A Daily news digest by Jasper van Santen

My day doing everything the internet told me to – The Guardian

In Nonsense, Really?!? on May 8, 2012 at 09:25

A Lego Star Wars sandtrooper

My day doing everything the internet told me to.

I go to Amazon in search of reading material that knows where I live, but the first 10 items it suggests are all Lego Star Wars figures. First up is a miniature Sandtrooper. Amazon, it seems, has never got over the fact that I bought my nephew some Star Wars Lego for his sixth birthday last summer. I drop it in my basket, grit my teeth and within three clicks have handed over £12.99. I email my sister to show off my act of unprovoked generosity and Gmail tells me to “consider including” my mum and my other sister. So I do. Mum, a psychotherapist, emails back. She thinks if I do everything the internet tells me to, it will “probably do your head in”.

My mobile hums at me as the confirmation email duly arrives. Two emails later, I see a recent arrival from a dating site I am on, offering people “to suit me”. Match 1 likes chillout music, chick flicks, rugby and chocolate. Match 2 keeps her cards close to her chest, but is “spiritual, not religious”. Match 3 is very pretty – well played, the  internet – but, oh, describes her sense of humour as “goofy”.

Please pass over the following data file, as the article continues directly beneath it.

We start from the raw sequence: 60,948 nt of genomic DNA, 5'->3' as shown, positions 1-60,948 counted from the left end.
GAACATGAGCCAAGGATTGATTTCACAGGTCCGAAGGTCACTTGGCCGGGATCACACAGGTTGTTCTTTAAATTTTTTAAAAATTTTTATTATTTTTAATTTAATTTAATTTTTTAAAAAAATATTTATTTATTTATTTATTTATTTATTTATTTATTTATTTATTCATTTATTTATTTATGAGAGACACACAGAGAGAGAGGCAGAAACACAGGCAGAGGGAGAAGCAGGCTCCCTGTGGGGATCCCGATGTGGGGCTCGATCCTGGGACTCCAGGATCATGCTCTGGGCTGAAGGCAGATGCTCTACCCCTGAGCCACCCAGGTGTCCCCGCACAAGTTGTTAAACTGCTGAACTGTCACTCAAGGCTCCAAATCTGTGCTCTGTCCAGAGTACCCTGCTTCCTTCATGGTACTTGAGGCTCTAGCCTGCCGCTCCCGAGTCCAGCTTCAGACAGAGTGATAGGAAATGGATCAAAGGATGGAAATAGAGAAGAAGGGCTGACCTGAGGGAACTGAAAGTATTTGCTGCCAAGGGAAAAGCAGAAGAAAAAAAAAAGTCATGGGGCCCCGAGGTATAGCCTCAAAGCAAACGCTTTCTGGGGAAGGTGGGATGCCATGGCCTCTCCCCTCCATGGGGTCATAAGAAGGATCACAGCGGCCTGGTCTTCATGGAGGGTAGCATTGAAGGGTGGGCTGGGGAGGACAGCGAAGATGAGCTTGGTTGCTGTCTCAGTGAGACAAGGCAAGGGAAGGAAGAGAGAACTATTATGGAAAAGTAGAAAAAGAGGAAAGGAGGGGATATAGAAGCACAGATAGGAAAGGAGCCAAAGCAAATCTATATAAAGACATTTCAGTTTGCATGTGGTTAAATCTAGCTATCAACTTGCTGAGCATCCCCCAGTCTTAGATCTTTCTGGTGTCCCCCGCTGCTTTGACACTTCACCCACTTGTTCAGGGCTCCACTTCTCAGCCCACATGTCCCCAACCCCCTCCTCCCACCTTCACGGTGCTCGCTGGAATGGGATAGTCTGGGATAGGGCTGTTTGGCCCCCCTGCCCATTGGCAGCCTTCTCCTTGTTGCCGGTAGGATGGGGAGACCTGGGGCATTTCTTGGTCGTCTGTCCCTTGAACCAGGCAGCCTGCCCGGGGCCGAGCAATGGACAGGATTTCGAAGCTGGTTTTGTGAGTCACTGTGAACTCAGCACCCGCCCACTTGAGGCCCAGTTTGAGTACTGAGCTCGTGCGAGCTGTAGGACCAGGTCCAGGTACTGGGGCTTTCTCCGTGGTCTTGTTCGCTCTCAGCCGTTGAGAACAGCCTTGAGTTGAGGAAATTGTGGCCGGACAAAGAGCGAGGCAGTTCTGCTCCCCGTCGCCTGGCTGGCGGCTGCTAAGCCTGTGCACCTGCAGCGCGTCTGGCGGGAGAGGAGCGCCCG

I start composing emails to them. I am on good form, listening to a tasteful playlist that Spotify has constructed for me by scraping my playlists for musical themes. This yields Fleetwood Mac, with a little bit of hip-hop and indie sprinkled in. I’m feeling cool and confident. “Hi! I’m Benji and I like Fleetwood Mac, how about you?” Send.

This is good. I am expanding my horizons and it’s not even midday. I endeavour to expand them further by following 10 new people on Twitter, all suggested by the “who to follow” tab on my Twitter home page. I’m a bit underwhelmed. Writers, travellers, media types. Variations on me, basically. One of them has written a book called Dirty Minds: How our Brains Influence Love, Sex and Relationships. Ooh. Back to Amazon. I burrow into a rabbit hole of books about sex and psychology because that’s what “customers who bought this item also bought”, ending up on Sex at Dawn: How We Mate & Why We Stray via Bonk: the Curious Coupling of Sex and Science. I buy the Bonk one. I then panic, and check my Amazon recommended list again. It is now populated with Lego and books about sex. I assume I am being added to a watchlist somewhere.

I have entered what Eli Pariser, an activist who rails against the web’s newfound obsession with trying to be helpful, calls the “filter bubble”. In his recent New York Times bestseller of the same name, Pariser warns that “left to their own devices, personalisation filters serve up a kind of invisible autopropaganda, indoctrinating us with our own ideas, amplifying our desire for things that are familiar, and leaving us oblivious to the dangers lurking in the dark territory of the unknown”.


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